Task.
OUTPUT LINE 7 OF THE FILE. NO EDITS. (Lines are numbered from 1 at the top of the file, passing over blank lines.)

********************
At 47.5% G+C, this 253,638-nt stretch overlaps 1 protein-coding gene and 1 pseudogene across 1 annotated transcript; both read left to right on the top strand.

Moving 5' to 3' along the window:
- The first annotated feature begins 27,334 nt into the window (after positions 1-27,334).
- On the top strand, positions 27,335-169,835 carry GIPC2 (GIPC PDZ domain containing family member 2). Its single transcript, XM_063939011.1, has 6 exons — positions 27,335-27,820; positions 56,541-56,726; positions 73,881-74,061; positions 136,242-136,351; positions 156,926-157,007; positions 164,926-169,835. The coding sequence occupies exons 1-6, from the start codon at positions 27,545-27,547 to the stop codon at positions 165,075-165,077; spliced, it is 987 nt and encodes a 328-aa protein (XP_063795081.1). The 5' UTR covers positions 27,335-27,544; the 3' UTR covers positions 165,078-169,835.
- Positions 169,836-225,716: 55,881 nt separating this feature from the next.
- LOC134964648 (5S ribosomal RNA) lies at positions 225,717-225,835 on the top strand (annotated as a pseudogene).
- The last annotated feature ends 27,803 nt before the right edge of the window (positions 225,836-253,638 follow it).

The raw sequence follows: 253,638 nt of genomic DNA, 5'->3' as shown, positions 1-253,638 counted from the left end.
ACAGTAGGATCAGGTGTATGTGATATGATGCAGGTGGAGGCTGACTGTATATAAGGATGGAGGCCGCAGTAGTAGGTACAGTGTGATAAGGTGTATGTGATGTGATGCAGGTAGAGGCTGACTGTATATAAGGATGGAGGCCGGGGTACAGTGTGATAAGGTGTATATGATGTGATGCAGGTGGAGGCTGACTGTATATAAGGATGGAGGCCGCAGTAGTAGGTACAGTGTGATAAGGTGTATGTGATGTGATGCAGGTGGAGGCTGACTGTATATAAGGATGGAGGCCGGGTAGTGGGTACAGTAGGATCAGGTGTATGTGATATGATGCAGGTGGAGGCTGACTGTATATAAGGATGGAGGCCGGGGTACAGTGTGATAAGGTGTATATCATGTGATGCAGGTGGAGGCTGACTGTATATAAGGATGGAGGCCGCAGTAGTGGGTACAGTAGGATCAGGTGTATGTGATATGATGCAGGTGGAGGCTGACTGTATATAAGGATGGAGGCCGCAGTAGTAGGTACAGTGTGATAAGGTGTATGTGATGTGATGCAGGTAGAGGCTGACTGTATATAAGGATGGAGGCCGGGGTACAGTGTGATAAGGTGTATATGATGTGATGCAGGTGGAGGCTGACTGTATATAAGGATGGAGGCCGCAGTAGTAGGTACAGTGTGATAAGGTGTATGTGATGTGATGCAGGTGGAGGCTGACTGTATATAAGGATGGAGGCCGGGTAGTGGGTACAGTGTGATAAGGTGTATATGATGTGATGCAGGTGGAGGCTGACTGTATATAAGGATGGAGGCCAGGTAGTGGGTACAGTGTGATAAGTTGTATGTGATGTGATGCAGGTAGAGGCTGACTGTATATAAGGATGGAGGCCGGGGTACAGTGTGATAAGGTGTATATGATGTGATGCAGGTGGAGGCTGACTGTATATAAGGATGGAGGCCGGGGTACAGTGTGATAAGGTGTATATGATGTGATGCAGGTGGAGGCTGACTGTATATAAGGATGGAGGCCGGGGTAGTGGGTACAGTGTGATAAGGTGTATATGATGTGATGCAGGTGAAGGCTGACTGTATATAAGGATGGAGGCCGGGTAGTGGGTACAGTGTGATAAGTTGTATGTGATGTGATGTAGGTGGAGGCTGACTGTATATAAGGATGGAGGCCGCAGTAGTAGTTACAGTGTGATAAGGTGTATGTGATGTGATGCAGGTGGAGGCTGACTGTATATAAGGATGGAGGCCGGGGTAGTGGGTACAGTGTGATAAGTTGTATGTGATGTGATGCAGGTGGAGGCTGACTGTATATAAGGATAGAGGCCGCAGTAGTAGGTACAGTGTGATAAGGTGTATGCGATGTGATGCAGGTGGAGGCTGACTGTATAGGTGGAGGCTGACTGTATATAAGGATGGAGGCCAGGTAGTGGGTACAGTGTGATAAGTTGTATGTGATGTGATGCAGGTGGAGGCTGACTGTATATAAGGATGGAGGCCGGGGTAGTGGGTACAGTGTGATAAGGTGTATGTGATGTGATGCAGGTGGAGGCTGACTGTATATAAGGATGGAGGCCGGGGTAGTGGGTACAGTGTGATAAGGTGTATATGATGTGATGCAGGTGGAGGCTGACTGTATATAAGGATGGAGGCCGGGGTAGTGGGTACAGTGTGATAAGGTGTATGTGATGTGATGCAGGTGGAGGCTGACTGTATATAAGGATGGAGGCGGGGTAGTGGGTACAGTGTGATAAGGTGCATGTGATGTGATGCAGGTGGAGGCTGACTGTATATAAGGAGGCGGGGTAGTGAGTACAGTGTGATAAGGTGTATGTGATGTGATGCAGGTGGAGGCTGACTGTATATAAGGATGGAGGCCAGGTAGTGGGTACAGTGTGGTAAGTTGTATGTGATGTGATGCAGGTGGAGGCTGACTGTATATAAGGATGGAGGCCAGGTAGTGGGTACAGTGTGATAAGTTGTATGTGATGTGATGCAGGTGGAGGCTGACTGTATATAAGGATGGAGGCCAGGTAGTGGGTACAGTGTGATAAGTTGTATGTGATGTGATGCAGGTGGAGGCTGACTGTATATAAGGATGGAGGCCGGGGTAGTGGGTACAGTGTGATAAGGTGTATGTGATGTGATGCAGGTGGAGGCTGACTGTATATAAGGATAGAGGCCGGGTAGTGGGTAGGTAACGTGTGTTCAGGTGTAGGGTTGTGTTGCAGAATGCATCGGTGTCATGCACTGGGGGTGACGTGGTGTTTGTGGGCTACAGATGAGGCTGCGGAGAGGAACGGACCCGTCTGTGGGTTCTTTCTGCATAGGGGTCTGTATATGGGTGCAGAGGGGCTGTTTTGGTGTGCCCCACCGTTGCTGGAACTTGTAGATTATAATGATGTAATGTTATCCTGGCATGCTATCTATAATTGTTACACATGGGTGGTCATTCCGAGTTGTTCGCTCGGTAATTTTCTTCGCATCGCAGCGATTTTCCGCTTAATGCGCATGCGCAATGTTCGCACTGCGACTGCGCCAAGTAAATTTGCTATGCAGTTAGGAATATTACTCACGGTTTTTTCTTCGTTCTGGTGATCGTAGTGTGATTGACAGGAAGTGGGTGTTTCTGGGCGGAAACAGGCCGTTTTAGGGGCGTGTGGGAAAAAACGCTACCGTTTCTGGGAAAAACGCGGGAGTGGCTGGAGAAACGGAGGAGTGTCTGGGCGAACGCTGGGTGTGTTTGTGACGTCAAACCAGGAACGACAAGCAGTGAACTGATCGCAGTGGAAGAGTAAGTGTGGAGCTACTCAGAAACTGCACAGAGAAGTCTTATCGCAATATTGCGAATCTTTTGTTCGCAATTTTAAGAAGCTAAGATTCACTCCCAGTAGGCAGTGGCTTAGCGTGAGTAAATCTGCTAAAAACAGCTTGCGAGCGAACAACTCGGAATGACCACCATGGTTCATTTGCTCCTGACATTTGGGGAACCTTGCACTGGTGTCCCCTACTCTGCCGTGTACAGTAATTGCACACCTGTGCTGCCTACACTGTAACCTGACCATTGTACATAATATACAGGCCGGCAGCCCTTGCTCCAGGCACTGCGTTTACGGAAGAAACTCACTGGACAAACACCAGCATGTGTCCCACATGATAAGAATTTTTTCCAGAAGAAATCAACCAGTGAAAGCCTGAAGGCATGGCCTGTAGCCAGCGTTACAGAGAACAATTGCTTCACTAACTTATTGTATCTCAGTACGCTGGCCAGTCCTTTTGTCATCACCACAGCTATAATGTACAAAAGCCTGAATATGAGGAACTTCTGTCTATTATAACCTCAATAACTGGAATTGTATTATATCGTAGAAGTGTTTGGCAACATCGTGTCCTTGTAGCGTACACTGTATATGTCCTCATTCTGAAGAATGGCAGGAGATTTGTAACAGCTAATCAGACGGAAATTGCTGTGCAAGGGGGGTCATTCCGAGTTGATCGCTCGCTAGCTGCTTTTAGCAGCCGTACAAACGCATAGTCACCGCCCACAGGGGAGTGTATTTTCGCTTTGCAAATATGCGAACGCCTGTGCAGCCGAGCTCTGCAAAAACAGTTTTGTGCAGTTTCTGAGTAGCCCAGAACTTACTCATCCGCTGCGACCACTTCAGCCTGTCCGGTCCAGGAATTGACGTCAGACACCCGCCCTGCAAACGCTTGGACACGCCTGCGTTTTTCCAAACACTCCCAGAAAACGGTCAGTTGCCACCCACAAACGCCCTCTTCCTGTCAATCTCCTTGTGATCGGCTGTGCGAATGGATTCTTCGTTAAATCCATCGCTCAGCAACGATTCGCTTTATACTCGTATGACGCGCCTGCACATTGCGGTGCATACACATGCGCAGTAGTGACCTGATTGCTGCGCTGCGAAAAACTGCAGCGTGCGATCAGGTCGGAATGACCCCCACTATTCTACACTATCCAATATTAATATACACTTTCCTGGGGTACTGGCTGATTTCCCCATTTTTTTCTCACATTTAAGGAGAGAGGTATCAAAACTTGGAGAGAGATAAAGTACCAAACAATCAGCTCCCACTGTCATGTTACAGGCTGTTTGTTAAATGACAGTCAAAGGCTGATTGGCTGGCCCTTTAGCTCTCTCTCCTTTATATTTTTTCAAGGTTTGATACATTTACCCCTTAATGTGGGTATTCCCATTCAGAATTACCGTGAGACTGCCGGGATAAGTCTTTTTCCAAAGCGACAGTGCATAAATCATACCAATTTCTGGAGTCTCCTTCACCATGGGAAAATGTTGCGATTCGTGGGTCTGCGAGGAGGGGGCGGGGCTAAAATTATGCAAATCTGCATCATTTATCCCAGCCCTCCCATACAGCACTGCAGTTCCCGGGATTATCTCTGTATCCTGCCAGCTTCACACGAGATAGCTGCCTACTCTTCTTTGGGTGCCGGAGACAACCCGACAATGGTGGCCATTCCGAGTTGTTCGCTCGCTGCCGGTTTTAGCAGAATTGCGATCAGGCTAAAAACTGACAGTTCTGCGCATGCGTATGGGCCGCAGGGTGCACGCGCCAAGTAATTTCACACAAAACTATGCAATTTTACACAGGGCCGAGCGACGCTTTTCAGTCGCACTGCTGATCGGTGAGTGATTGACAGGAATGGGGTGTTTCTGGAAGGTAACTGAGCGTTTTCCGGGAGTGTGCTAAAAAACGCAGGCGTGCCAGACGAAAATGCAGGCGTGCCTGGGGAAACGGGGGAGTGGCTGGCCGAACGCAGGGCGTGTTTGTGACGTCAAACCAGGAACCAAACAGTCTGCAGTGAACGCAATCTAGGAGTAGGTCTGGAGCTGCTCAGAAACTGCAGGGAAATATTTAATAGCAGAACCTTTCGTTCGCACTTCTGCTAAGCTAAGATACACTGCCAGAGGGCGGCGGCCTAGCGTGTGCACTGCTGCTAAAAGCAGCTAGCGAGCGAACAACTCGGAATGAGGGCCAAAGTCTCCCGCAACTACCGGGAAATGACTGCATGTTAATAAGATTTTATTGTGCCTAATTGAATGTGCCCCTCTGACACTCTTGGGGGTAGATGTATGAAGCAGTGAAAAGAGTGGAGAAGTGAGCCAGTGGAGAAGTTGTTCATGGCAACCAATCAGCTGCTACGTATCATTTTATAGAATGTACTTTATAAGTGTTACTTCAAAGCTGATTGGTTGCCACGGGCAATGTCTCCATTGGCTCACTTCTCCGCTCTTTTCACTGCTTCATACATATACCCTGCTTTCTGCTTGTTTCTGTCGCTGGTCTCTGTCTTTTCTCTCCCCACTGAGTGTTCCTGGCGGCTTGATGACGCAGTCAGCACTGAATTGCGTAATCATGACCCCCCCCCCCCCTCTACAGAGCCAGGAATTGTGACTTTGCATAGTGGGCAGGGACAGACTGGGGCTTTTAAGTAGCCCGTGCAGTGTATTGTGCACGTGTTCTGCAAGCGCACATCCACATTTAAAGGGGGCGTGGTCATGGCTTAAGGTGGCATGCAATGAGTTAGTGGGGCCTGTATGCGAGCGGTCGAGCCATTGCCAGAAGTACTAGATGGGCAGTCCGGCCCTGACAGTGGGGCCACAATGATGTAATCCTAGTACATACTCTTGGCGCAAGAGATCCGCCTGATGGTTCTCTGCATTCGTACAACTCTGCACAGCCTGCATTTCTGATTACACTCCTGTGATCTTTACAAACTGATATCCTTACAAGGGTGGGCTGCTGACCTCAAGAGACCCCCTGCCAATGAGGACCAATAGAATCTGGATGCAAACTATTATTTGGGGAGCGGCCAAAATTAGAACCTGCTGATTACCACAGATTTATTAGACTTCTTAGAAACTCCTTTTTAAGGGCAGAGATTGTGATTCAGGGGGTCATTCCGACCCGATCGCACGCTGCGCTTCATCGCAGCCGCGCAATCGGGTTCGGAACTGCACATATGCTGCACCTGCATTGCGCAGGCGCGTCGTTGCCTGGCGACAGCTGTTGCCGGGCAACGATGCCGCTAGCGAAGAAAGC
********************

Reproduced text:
- The last annotated feature ends 27,803 nt before the right edge of the window (positions 225,836-253,638 follow it).